The “Blessed Anonymity” of Pastoral Work (Peterson)

 One time when someone asked Eugene Peterson what he liked best about being a pastor, he said, “baptisms and funerals.”  The person was confused, but as they discussed it, Peterson told him that he liked baptisms and funerals because at these events, he was not in the spotlight.  And that, he explained, is the way it should be since the pastor is not the center of the church’s life and worship.  This is a great note to help counter our celebrity-pastor-big-conference-Christian-culture where some pastors want to be noticed and famous.

Here’s a snippet of Peterson’s conversation:

“…Most pastoral work consists in pointing away from yourself to something other than you.”

“You are at your pastoral best when you are not noticed.  To keep this vocation healthy requires constant self-negation, getting out of the way.  A certain blessed anonymity is inherent in pastoral work.  For pastors, being noticed easily develops into wanting to be noticed.  Many years earlier a pastor friend told me that the pastoral ego ‘has the reek of disease about it, the relentless smell of the self.’  I’ve never forgotten that.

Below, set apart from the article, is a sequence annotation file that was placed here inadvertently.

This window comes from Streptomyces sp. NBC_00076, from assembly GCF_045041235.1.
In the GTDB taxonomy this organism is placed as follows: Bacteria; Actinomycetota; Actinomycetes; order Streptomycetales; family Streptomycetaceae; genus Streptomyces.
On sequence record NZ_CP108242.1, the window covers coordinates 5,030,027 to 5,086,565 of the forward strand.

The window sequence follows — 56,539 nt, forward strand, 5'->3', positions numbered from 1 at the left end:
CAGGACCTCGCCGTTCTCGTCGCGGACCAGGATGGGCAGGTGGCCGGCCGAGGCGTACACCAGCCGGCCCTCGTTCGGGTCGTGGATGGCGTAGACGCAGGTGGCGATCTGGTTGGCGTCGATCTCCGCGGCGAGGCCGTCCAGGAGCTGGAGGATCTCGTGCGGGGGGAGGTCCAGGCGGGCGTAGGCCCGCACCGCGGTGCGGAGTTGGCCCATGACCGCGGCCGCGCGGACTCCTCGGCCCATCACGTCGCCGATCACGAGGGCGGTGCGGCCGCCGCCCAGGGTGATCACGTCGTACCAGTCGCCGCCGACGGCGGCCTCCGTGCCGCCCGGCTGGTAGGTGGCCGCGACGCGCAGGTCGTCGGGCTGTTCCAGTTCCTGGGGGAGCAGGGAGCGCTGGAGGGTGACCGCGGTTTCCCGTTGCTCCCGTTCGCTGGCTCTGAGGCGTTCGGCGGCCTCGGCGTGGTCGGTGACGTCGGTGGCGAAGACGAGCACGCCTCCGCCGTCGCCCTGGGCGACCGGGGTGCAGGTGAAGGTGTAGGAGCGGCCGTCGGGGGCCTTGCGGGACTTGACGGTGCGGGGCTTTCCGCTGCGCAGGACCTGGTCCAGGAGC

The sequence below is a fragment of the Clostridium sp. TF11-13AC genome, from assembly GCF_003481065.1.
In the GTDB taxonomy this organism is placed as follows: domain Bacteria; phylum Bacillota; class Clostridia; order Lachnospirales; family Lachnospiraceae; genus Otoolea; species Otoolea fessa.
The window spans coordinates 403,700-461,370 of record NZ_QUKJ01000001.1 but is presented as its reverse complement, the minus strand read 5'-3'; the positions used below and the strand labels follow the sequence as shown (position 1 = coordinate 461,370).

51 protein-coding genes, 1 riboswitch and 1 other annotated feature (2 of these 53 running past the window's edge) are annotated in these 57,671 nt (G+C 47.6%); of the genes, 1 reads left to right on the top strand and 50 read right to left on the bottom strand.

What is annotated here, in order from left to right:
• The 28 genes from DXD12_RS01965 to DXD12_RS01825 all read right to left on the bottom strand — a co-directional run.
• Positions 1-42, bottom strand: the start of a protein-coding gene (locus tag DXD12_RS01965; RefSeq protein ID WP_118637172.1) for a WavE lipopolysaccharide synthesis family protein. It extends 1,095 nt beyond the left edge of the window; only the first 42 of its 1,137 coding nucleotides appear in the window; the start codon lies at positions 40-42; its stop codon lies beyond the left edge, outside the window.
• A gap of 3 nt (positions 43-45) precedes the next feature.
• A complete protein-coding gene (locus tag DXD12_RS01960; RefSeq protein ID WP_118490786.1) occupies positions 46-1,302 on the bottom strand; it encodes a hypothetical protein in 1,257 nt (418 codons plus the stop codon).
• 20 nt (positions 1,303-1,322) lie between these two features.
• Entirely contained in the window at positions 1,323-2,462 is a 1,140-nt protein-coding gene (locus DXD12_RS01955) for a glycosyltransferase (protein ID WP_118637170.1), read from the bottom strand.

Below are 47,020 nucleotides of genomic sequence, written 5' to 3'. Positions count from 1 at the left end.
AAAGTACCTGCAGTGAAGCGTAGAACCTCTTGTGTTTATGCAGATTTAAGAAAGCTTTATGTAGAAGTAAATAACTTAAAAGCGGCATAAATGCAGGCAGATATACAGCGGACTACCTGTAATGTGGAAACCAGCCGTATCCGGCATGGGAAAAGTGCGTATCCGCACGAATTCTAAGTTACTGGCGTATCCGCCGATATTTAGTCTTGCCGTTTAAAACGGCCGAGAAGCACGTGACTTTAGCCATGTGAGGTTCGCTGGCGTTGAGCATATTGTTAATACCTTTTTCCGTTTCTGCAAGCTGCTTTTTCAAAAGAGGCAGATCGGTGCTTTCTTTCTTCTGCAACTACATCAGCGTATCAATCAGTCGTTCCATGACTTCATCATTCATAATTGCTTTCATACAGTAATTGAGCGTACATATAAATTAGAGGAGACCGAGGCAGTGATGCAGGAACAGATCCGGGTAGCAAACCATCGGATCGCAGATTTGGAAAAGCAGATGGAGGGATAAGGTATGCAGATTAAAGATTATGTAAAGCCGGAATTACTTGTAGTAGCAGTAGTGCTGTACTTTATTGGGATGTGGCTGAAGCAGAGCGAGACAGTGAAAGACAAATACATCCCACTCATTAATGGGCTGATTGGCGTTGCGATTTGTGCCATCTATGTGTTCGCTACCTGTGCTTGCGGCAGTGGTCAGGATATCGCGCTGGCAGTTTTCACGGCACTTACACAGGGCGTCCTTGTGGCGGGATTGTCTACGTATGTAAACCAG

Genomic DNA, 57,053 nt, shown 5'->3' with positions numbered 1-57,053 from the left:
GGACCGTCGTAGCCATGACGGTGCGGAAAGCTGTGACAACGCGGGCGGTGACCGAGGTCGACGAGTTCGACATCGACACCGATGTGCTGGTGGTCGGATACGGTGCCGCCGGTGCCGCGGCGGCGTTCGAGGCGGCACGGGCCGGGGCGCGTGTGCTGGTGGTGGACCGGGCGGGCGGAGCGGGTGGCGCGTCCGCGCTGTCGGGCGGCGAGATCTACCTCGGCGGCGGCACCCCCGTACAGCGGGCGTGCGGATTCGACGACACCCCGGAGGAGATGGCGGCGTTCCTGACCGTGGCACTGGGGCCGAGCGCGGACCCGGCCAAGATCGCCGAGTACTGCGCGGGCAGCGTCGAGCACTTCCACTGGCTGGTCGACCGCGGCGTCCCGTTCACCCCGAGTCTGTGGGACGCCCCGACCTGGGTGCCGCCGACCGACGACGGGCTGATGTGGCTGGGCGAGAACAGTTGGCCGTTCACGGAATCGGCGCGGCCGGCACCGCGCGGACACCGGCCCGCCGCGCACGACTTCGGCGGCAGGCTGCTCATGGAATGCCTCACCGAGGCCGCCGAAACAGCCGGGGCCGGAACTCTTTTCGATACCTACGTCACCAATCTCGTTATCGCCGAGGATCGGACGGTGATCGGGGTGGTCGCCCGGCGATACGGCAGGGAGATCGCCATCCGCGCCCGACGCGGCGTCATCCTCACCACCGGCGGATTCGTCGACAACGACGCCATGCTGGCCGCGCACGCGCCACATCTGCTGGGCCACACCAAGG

…A clamoring ego needs to be purged from the pastor’s soul.  From every Christian’s soul for that matter, but pastors are at special risk.  Baptisms and funerals are especially useful in this purging, acts of worship in which the pastor is the most inconspicuous, almost incidental to the real action. …At neither baptism nor funeral is the pastor front and center.  Get used to it.

Eugene Peterson, The Pastor, p. 292-293.

Shane Lems
Hammond, WI, 54015